Federated Sharing

All posts tagged Federated Sharing

In the first two parts of the blog series about troubleshooting federated sharing we had a look at the infrastructure and configuration which is required. Besides this we did some basic troubleshooting on the components involved during federated sharing. In this part we will look at some examples which I gathered during troubleshooting a federated sharing issue.

Below you will see an example of an error which was received when trying to retrieve the free/busy information from a user hosted on another Exchange environment.

Process 1212: ProxyWebRequest FederatedCrossForest from S-1-5-21-1671710892-3805255249-3875359145-102309 to https://mail.domain.com/ews/exchange.asmx/WSSecurity failed. Caller SIDs: WSSecurity. The exception returned is Microsoft.Exchange.InfoWorker.Common.Availability.ProxyWebRequestProcessingException: System.Net.WebException: The underlying connection was closed: Could not establish trust relationship for the SSL/TLS secure channel. —> System.Security.Authentication.AuthenticationException: The remote certificate is invalid according to the validation procedure.

   at System.Net.TlsStream.EndWrite(IAsyncResult asyncResult)

   at System.Net.PooledStream.EndWrite(IAsyncResult asyncResult)

   at System.Net.ConnectStream.WriteHeadersCallback(IAsyncResult ar)

   — End of inner exception stack trace —

   at System.Web.Services.Protocols.WebClientAsyncResult.WaitForResponse()

   at System.Web.Services.Protocols.WebClientProtocol.EndSend(IAsyncResult asyncResult, Object& internalAsyncState, Stream& responseStream)

   at System.Web.Services.Protocols.SoapHttpClientProtocol.EndInvoke(IAsyncResult asyncResult)

   at Microsoft.Exchange.InfoWorker.Common.Availability.Proxy.Service.EndGetUserAvailability(IAsyncResult asyncResult)

   at Microsoft.Exchange.InfoWorker.Common.Availability.FreeBusyApplication.EndProxyWebRequest(ProxyWebRequest proxyWebRequest, QueryList queryList, Service service, IAsyncResult asyncResult)

   at Microsoft.Exchange.InfoWorker.Common.Availability.ProxyWebRequest.EndInvoke(IAsyncResult asyncResult)

   at Microsoft.Exchange.InfoWorker.Common.Availability.AsyncWebRequest.EndInvokeWithErrorHandling():. The request information is ProxyWebRequest type = FederatedCrossForest, url = https://mail.domain.com/ews/exchange.asmx/WSSecurity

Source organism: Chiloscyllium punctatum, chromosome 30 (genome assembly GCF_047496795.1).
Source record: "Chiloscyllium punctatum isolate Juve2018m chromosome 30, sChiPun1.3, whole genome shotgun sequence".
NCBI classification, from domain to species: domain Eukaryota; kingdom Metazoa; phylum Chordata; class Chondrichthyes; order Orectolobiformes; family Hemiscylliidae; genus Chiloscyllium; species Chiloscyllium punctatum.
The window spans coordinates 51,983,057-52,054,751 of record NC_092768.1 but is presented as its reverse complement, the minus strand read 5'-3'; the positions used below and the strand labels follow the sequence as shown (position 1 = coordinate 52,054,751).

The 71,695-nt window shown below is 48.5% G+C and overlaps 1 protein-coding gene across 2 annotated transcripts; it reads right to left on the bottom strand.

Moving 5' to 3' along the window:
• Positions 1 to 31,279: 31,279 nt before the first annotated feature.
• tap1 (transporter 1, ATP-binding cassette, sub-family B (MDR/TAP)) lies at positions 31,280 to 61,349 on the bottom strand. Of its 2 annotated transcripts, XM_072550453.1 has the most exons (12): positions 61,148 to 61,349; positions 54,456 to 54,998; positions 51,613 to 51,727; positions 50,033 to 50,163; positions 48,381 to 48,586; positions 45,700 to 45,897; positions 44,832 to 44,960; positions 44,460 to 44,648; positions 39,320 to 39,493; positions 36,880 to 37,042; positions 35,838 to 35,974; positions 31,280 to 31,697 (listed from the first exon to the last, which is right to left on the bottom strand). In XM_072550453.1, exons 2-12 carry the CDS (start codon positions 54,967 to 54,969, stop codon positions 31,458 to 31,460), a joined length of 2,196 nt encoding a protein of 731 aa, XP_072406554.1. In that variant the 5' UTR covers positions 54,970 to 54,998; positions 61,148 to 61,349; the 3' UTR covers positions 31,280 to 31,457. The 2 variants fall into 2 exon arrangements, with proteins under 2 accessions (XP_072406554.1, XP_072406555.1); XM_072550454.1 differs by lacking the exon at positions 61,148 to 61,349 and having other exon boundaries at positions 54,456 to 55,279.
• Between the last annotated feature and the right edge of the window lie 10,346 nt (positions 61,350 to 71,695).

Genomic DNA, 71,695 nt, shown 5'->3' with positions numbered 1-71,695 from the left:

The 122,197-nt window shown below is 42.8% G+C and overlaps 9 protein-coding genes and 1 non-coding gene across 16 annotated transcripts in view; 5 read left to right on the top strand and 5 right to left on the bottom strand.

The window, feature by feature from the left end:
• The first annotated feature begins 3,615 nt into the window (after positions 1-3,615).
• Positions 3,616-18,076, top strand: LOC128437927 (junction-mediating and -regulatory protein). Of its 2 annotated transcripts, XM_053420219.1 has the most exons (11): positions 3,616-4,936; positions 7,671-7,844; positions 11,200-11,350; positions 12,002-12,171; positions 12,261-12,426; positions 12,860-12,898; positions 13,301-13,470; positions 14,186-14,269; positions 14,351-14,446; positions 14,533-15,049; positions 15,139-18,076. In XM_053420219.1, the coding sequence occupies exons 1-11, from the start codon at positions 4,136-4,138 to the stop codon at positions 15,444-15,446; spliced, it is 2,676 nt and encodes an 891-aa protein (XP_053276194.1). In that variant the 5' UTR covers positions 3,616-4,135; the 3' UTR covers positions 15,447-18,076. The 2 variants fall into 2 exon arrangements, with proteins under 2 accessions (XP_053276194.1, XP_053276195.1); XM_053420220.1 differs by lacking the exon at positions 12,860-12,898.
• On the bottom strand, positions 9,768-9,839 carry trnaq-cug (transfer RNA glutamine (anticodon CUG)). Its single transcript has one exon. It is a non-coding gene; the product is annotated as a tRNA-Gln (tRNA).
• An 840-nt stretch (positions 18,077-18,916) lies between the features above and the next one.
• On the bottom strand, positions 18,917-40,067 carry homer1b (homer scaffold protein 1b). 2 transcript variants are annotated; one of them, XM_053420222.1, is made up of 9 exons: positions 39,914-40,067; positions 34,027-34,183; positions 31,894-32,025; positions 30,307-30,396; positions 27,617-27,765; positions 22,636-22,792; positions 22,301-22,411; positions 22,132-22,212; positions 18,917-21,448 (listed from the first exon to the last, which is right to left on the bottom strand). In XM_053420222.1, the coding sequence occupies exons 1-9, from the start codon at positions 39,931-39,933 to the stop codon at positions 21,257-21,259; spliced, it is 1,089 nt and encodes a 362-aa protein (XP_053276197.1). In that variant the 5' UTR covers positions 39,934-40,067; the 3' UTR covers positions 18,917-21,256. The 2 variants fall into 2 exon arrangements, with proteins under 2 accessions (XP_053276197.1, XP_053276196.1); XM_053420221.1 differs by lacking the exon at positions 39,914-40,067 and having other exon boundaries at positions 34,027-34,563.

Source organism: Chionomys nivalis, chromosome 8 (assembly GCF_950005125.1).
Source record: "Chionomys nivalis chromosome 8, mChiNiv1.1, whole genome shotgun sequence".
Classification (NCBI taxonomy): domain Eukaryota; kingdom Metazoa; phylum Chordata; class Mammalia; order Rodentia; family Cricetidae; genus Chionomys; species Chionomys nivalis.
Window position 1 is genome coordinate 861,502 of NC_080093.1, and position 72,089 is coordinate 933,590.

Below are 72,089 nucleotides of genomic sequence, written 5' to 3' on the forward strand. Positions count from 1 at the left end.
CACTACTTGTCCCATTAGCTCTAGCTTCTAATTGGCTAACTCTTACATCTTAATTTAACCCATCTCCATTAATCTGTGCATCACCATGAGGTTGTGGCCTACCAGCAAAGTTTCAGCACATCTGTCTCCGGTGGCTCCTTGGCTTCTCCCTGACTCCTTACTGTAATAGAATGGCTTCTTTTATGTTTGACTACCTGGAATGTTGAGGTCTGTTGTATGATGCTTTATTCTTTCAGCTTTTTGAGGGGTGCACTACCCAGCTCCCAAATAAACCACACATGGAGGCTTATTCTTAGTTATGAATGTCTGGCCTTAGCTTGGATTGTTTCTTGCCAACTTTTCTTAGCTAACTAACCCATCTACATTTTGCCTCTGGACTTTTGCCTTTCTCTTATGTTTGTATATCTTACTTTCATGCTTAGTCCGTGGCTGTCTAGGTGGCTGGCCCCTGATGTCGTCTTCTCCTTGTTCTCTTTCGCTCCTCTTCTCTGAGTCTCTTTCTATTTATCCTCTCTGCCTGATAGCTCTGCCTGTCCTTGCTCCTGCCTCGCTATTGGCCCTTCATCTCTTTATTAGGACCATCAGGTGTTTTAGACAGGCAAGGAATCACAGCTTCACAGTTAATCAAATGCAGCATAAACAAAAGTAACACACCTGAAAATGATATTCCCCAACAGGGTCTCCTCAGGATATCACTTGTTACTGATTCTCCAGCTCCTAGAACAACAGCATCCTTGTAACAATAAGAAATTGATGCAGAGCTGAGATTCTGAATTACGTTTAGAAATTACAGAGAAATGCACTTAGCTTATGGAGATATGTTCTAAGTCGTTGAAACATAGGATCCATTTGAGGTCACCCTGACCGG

Mailbox list = <Johan@domain.com>SMTP:Johan@domain.com, Parameters: windowStart = 10/1/2013 10:00:00 AM, windowEnd = 10/31/2013 10:00:00 AM, MergedFBInterval = 30, RequestedView = Detailed

. —> System.Net.WebException: The underlying connection was closed: Could not establish trust relationship for the SSL/TLS secure channel. —> System.Security.Authentication.AuthenticationException: The remote certificate is invalid according to the validation procedure.

   at System.Net.TlsStream.EndWrite(IAsyncResult asyncResult)

   at System.Net.PooledStream.EndWrite(IAsyncResult asyncResult)

   at System.Net.ConnectStream.WriteHeadersCallback(IAsyncResult ar)

   — End of inner exception stack trace —

   at System.Web.Services.Protocols.WebClientAsyncResult.WaitForResponse()

   at System.Web.Services.Protocols.WebClientProtocol.EndSend(IAsyncResult asyncResult, Object& internalAsyncState, Stream& responseStream)

   at System.Web.Services.Protocols.SoapHttpClientProtocol.EndInvoke(IAsyncResult asyncResult)

   at Microsoft.Exchange.InfoWorker.Common.Availability.Proxy.Service.EndGetUserAvailability(IAsyncResult asyncResult)

   at Microsoft.Exchange.InfoWorker.Common.Availability.FreeBusyApplication.EndProxyWebRequest(ProxyWebRequest proxyWebRequest, QueryList queryList, Service service, IAsyncResult asyncResult)

   at Microsoft.Exchange.InfoWorker.Common.Availability.ProxyWebRequest.EndInvoke(IAsyncResult asyncResult)

   at Microsoft.Exchange.InfoWorker.Common.Availability.AsyncWebRequest.EndInvokeWithErrorHandling()

   — End of inner exception stack trace —

. Name of the server where exception originated:CAS01. Make sure that the Active Directory site/forest that contain the user’s mailbox has at least one local Exchange 2010 server running the Availability service. Turn up logging for the Availability service and test basic network connectivity.

When looking at the marked text you will see the actual cause, a certificate issue. So how to deal in this case? The first step you can take is try to access the Exchange Web Services of the other Exchange environment. In this case we can do it by browsing to https://mail.domain/com/ews/exchange.asmx/WSSecurity what will probably happen is that you receive a certificate warning. And that is exactly why the lookup fails. The certificate from the remote Exchange environment is not valid according to the validation procedure. However when you open it in a browser you will see the reason why the certificate is not trusted. This can be caused by several things among them: